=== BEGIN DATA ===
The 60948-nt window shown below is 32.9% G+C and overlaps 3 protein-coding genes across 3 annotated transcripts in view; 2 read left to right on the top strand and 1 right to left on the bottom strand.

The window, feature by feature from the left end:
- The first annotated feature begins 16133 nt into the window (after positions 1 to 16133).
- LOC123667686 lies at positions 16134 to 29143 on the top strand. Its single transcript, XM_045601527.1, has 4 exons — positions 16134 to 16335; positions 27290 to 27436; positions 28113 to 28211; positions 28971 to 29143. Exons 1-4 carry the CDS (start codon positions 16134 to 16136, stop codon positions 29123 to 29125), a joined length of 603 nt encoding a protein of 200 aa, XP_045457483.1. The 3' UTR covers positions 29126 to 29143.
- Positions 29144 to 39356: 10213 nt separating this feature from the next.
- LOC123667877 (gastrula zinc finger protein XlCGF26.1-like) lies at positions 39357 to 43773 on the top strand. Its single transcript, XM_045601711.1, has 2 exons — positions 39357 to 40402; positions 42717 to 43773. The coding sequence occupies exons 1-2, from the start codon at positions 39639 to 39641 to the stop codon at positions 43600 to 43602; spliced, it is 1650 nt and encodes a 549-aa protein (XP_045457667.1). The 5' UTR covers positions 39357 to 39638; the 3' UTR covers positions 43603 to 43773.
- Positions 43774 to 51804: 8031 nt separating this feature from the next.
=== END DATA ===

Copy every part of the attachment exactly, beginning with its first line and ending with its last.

The 60948-nt window shown below is 32.9% G+C and overlaps 3 protein-coding genes across 3 annotated transcripts in view; 2 read left to right on the top strand and 1 right to left on the bottom strand.

The window, feature by feature from the left end:
- The first annotated feature begins 16133 nt into the window (after positions 1 to 16133).
- LOC123667686 lies at positions 16134 to 29143 on the top strand. Its single transcript, XM_045601527.1, has 4 exons — positions 16134 to 16335; positions 27290 to 27436; positions 28113 to 28211; positions 28971 to 29143. Exons 1-4 carry the CDS (start codon positions 16134 to 16136, stop codon positions 29123 to 29125), a joined length of 603 nt encoding a protein of 200 aa, XP_045457483.1. The 3' UTR covers positions 29126 to 29143.
- Positions 29144 to 39356: 10213 nt separating this feature from the next.
- LOC123667877 (gastrula zinc finger protein XlCGF26.1-like) lies at positions 39357 to 43773 on the top strand. Its single transcript, XM_045601711.1, has 2 exons — positions 39357 to 40402; positions 42717 to 43773. The coding sequence occupies exons 1-2, from the start codon at positions 39639 to 39641 to the stop codon at positions 43600 to 43602; spliced, it is 1650 nt and encodes a 549-aa protein (XP_045457667.1). The 5' UTR covers positions 39357 to 39638; the 3' UTR covers positions 43603 to 43773.
- Positions 43774 to 51804: 8031 nt separating this feature from the next.